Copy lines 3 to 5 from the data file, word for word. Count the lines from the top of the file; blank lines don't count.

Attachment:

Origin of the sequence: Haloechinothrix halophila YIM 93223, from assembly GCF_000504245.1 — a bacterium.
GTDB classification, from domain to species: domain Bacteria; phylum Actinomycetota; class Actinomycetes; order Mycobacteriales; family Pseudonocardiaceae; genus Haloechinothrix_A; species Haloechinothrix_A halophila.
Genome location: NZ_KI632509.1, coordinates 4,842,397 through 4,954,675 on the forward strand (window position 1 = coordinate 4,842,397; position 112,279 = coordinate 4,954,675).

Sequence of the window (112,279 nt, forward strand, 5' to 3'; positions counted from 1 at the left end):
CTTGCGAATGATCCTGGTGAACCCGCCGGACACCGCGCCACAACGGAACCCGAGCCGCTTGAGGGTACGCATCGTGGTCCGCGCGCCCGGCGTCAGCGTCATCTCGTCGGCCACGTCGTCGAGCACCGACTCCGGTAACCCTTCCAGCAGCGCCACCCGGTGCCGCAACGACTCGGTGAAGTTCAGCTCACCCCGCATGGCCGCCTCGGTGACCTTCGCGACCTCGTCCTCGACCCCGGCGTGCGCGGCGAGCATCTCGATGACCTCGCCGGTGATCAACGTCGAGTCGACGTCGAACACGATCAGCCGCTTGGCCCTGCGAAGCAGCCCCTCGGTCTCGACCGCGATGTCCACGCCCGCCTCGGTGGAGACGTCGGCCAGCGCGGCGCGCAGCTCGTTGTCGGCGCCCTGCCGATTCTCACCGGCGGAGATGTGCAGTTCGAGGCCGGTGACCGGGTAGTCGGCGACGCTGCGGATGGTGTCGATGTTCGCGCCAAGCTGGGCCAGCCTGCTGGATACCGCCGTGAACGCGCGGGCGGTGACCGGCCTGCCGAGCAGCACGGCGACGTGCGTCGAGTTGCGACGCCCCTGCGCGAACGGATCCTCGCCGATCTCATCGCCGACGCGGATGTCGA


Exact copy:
Genome location: NZ_KI632509.1, coordinates 4,842,397 through 4,954,675 on the forward strand (window position 1 = coordinate 4,842,397; position 112,279 = coordinate 4,954,675).

Sequence of the window (112,279 nt, forward strand, 5' to 3'; positions counted from 1 at the left end):
CTTGCGAATGATCCTGGTGAACCCGCCGGACACCGCGCCACAACGGAACCCGAGCCGCTTGAGGGTACGCATCGTGGTCCGCGCGCCCGGCGTCAGCGTCATCTCGTCGGCCACGTCGTCGAGCACCGACTCCGGTAACCCTTCCAGCAGCGCCACCCGGTGCCGCAACGACTCGGTGAAGTTCAGCTCACCCCGCATGGCCGCCTCGGTGACCTTCGCGACCTCGTCCTCGACCCCGGCGTGCGCGGCGAGCATCTCGATGACCTCGCCGGTGATCAACGTCGAGTCGACGTCGAACACGATCAGCCGCTTGGCCCTGCGAAGCAGCCCCTCGGTCTCGACCGCGATGTCCACGCCCGCCTCGGTGGAGACGTCGGCCAGCGCGGCGCGCAGCTCGTTGTCGGCGCCCTGCCGATTCTCACCGGCGGAGATGTGCAGTTCGAGGCCGGTGACCGGGTAGTCGGCGACGCTGCGGATGGTGTCGATGTTCGCGCCAAGCTGGGCCAGCCTGCTGGATACCGCCGTGAACGCGCGGGCGGTGACCGGCCTGCCGAGCAGCACGGCGACGTGCGTCGAGTTGCGACGCCCCTGCGCGAACGGATCCTCGCCGATCTCATCGCCGACGCGGATGTCGA